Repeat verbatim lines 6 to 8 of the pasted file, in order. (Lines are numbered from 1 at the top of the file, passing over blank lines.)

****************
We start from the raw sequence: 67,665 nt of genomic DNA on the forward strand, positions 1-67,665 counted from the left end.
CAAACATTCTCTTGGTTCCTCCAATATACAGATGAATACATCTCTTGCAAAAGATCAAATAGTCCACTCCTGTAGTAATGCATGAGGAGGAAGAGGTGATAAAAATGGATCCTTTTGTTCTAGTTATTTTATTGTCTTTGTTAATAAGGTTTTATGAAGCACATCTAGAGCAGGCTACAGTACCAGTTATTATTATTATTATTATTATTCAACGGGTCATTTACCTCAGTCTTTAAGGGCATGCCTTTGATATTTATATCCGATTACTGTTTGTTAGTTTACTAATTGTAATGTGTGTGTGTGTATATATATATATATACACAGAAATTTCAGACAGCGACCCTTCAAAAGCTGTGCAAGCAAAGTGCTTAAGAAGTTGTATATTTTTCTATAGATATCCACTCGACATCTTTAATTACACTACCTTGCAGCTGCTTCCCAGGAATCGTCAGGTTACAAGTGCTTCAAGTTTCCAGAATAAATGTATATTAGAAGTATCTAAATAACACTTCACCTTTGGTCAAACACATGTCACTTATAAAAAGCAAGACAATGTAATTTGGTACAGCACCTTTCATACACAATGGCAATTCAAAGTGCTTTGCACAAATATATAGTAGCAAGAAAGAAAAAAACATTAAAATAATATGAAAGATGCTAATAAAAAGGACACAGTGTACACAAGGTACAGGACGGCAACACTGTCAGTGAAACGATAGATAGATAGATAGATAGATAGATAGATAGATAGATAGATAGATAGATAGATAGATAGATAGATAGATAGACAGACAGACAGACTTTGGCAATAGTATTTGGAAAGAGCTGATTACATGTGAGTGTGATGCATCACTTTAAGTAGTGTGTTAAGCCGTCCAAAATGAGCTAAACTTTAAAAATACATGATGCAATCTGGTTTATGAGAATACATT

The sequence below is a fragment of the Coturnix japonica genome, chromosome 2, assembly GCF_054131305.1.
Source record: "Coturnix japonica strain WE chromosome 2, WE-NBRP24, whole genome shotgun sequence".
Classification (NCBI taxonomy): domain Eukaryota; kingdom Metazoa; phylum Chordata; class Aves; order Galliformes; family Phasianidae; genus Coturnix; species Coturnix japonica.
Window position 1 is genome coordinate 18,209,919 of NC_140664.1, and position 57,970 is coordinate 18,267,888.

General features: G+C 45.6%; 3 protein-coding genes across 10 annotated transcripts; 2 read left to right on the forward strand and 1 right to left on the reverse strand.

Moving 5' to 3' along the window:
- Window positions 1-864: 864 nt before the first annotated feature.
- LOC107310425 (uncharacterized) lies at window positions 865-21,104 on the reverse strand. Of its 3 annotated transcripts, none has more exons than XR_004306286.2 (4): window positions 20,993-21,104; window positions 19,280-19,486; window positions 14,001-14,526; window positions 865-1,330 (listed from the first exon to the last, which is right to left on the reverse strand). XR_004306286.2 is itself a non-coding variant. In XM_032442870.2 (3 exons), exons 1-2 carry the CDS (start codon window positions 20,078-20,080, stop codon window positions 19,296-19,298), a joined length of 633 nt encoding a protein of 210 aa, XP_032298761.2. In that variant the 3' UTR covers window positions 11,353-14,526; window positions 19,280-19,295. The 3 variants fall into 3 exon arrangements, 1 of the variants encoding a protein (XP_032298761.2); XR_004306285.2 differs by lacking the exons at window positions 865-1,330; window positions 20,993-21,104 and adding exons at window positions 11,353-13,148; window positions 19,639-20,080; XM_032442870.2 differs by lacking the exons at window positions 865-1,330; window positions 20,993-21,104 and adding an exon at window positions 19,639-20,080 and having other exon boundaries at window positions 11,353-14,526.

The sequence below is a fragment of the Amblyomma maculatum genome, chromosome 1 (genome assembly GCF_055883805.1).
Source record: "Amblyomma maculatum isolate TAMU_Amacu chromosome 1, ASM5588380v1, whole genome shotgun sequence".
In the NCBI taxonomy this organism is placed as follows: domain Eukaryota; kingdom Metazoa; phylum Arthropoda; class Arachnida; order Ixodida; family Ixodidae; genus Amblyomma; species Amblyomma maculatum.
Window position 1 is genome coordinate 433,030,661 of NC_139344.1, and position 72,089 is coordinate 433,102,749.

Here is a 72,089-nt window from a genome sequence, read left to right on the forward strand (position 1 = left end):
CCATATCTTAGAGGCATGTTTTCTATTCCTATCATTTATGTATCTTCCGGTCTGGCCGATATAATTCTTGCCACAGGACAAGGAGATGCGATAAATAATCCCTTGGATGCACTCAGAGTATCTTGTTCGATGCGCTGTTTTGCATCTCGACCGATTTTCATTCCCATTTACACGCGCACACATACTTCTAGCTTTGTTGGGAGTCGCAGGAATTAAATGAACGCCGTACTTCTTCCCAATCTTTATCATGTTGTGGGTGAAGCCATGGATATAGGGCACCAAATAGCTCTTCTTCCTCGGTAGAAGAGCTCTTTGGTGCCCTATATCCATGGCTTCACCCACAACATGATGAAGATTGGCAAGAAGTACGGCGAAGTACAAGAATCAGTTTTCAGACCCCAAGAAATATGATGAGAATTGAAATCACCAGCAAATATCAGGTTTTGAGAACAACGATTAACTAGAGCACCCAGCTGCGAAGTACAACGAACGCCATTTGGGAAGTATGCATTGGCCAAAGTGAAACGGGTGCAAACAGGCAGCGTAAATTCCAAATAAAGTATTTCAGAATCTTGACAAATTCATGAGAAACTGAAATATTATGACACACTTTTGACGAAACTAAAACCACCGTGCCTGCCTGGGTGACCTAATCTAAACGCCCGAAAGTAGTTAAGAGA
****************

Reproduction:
Window position 1 is genome coordinate 18,209,919 of NC_140664.1, and position 57,970 is coordinate 18,267,888.

General features: G+C 45.6%; 3 protein-coding genes across 10 annotated transcripts; 2 read left to right on the forward strand and 1 right to left on the reverse strand.

Moving 5' to 3' along the window: